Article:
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Care needed during Hu's US visit

Chinese President Hu Jintao is arriving in Washington next week for a state visit that has been likened in importance to the visit by former Chinese leader Deng Xiaoping in 1979, shortly after the inauguration of Sino-American relations.

According to Zbigniew Brzezinski, President Jimmy Carter's national security adviser, the latest visit should "aim for a definition of the relationship between the two countries that does justice to the global promise of constructive cooperation between them."

The Deng visit, he said, crystallized U.S.-Chinese efforts to oppose Soviet expansionism and marked the beginning of China's economic transformation, which was facilitated by its new diplomatic ties with the United States.

The visit by President Hu to the White House will be his first since 2006, when he was subjected to indignities that he no doubt resented.

For one thing, the Bush administration refused to characterize it as a state visit, even though it was the Chinese leader's first trip to Washington after becoming president. Instead of getting a state dinner at the White House, he was merely invited to lunch.

Moreover, the White House was so unprepared that when the Chinese national anthem was played, the announcer said it was the anthem of the "Republic of China" — the name of the government on Taiwan — when the proper name should have been the People's Republic of China.

Lastly, and worst of all, while the Chinese leader was speaking, he was heckled by a member of the Falun Gong. The heckling went on for several minutes while the Secret Service did nothing, awaiting the arrival of the local police to eject the heckler.

Hopefully, this year, none of these things will happen. The Obama administration should treat the Chinese visitor with the dignity that he deserves.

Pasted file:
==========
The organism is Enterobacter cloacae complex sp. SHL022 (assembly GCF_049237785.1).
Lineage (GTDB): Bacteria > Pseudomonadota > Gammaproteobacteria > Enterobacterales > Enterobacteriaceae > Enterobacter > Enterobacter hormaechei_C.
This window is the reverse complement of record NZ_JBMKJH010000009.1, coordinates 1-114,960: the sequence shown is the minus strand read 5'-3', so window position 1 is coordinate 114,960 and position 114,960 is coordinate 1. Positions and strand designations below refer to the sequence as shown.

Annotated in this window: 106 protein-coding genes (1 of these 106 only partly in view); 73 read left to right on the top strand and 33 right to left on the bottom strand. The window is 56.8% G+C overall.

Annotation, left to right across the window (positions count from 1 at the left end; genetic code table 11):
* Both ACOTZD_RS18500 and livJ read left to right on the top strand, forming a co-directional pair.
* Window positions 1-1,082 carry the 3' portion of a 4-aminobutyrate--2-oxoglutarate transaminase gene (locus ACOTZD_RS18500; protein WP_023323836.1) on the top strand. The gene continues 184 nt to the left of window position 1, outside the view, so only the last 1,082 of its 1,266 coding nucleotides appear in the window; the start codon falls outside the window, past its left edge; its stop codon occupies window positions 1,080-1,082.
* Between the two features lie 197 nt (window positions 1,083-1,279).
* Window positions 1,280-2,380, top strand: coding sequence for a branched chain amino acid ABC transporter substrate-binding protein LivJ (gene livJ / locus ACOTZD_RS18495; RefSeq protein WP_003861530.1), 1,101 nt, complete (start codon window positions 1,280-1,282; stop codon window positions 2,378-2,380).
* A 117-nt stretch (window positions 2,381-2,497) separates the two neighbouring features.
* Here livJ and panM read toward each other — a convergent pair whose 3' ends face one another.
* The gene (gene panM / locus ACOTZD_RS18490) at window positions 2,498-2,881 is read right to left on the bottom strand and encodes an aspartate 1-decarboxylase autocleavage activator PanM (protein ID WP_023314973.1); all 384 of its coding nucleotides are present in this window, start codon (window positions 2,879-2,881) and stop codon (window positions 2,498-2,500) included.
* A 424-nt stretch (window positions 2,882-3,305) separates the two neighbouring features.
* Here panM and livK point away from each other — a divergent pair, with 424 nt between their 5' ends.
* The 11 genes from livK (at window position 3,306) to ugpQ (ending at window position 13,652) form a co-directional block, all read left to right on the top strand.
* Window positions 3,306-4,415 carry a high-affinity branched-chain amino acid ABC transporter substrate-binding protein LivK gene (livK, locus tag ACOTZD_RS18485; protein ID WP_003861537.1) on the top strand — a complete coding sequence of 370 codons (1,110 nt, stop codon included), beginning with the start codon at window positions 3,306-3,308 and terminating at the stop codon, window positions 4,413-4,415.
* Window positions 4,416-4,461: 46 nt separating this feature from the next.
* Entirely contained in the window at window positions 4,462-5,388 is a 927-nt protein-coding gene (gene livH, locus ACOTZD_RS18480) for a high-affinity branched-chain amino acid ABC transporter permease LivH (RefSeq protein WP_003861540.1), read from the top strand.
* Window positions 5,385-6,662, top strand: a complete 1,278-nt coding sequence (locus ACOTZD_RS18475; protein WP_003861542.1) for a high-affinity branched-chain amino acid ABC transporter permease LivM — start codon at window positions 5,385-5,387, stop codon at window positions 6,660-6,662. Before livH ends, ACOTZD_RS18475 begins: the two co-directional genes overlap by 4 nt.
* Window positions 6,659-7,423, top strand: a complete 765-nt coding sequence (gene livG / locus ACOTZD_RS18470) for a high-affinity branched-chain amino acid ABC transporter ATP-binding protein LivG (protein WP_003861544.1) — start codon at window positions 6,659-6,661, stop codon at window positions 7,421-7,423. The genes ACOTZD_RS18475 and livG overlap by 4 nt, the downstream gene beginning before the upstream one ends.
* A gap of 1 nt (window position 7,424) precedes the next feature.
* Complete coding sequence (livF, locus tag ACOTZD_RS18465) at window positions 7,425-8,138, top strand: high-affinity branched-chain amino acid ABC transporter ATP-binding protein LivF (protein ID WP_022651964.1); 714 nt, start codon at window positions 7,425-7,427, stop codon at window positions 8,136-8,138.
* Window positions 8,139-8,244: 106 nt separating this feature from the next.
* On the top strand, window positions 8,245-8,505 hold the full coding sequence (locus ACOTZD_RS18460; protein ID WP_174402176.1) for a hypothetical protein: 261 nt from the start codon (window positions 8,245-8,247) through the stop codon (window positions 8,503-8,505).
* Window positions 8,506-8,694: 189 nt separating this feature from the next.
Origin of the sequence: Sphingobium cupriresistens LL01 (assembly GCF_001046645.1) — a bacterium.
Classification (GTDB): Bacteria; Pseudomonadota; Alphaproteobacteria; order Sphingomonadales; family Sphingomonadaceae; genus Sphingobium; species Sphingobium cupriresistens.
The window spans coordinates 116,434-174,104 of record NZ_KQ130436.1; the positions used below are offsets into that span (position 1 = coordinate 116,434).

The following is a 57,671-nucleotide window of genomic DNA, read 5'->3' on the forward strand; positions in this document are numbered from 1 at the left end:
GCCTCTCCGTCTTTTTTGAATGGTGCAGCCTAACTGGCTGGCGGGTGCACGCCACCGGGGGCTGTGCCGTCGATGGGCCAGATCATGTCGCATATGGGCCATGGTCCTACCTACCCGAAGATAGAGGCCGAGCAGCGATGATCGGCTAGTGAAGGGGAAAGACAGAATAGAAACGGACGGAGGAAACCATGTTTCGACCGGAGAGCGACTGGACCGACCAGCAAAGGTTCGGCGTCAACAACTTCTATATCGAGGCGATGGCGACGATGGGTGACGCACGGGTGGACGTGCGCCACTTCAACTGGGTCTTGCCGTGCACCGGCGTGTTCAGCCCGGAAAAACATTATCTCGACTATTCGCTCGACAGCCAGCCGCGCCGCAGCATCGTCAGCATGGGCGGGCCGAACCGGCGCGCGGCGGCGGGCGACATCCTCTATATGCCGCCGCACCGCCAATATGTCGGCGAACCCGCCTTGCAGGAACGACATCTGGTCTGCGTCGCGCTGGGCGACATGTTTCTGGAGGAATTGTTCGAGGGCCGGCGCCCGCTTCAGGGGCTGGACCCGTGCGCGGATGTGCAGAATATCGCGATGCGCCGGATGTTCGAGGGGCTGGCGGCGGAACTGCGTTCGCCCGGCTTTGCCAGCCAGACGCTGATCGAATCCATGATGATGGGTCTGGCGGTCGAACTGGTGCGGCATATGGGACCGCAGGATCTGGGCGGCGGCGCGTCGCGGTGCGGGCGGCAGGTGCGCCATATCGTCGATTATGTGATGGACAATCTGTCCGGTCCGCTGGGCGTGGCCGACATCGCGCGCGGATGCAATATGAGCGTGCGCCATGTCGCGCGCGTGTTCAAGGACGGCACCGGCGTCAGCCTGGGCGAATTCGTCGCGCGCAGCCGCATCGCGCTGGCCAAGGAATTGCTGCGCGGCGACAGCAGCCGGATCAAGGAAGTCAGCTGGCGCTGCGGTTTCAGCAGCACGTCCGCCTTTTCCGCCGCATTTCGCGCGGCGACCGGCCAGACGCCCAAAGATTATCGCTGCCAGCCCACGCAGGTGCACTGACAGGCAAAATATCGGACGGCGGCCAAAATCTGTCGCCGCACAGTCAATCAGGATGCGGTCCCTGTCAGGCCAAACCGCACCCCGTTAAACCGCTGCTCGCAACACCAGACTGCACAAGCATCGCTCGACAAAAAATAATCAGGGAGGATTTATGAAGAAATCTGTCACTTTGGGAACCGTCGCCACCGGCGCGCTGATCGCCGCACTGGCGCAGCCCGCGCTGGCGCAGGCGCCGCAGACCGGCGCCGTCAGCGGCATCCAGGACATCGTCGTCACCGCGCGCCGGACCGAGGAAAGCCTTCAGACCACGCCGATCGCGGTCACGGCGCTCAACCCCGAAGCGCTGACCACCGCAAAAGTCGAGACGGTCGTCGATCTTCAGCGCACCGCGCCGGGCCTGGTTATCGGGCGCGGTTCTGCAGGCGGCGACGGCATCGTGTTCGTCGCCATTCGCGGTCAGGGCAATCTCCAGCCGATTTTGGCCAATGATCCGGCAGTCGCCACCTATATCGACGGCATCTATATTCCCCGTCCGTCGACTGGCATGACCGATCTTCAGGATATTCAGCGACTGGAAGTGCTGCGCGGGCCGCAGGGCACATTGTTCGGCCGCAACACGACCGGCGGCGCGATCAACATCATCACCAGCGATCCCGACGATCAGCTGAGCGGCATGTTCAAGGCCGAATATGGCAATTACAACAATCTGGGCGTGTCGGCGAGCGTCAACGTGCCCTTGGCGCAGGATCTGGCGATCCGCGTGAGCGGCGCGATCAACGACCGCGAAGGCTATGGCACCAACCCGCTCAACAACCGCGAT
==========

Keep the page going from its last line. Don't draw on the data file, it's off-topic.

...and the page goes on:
Certainly, the mistake on the national anthem could only have reflected a lack of appreciation of the importance of the visitor and the country he represented.

The Hu visit to Washington will follow the visit to Beijing this week by the American secretary of defense, Robert Gates, whose request to visit China in 2010 was rebuffed by the Chinese.

Last year was a bad year for U.S.-China relations, following a very good year marked by a visit to China by President Barack Obama.

1 Comment
January 13, 2011    sasdigger@
Diplomatic respect is essential. However, the time-worn refrain of trust but verify is meaningless in the face of deliberate Chinese underhanded anti-American provocations. China is in for the long-haul and America is an impediment that will be dealt with. China will smile to kingdom come but forge ahead economically and militarily in order to make the West irrelevant.

I am a Latin America expert that has lived abroad in numerous countries for two decades. I have worked in over 20 countries and analyzed more than 50 countries. I have spent the last twenty years concentrating on China.

Please, America and the West, show some common sense. Partner alongside China but expect the worst-case scenario and plan accordingly, now. China will respect nothing less.

Only then can all nations live in harmony and peace.
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